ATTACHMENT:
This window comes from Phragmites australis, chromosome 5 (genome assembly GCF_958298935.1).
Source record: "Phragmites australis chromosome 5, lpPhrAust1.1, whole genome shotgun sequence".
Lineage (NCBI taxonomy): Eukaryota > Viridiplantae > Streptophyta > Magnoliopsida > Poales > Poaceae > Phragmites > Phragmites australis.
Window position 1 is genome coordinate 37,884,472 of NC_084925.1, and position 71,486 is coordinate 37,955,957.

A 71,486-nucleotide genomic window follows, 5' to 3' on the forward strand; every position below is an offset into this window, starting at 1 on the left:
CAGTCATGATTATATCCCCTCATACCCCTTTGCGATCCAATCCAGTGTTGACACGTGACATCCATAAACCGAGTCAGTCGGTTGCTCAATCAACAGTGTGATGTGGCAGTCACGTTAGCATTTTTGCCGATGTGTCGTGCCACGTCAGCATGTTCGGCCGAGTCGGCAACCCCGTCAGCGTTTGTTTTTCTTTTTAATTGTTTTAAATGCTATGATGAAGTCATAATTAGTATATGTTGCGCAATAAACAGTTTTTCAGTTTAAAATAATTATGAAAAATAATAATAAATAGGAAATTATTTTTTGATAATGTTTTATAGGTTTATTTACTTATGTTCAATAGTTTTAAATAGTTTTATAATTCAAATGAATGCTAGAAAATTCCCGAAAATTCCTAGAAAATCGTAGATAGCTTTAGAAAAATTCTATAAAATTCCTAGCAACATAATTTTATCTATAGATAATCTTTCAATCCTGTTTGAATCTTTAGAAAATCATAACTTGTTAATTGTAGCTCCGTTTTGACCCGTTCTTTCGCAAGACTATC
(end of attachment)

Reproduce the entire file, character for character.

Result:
This window comes from Phragmites australis, chromosome 5 (genome assembly GCF_958298935.1).
Source record: "Phragmites australis chromosome 5, lpPhrAust1.1, whole genome shotgun sequence".
Lineage (NCBI taxonomy): Eukaryota > Viridiplantae > Streptophyta > Magnoliopsida > Poales > Poaceae > Phragmites > Phragmites australis.
Window position 1 is genome coordinate 37,884,472 of NC_084925.1, and position 71,486 is coordinate 37,955,957.

A 71,486-nucleotide genomic window follows, 5' to 3' on the forward strand; every position below is an offset into this window, starting at 1 on the left:
CAGTCATGATTATATCCCCTCATACCCCTTTGCGATCCAATCCAGTGTTGACACGTGACATCCATAAACCGAGTCAGTCGGTTGCTCAATCAACAGTGTGATGTGGCAGTCACGTTAGCATTTTTGCCGATGTGTCGTGCCACGTCAGCATGTTCGGCCGAGTCGGCAACCCCGTCAGCGTTTGTTTTTCTTTTTAATTGTTTTAAATGCTATGATGAAGTCATAATTAGTATATGTTGCGCAATAAACAGTTTTTCAGTTTAAAATAATTATGAAAAATAATAATAAATAGGAAATTATTTTTTGATAATGTTTTATAGGTTTATTTACTTATGTTCAATAGTTTTAAATAGTTTTATAATTCAAATGAATGCTAGAAAATTCCCGAAAATTCCTAGAAAATCGTAGATAGCTTTAGAAAAATTCTATAAAATTCCTAGCAACATAATTTTATCTATAGATAATCTTTCAATCCTGTTTGAATCTTTAGAAAATCATAACTTGTTAATTGTAGCTCCGTTTTGACCCGTTCTTTCGCAAGACTATC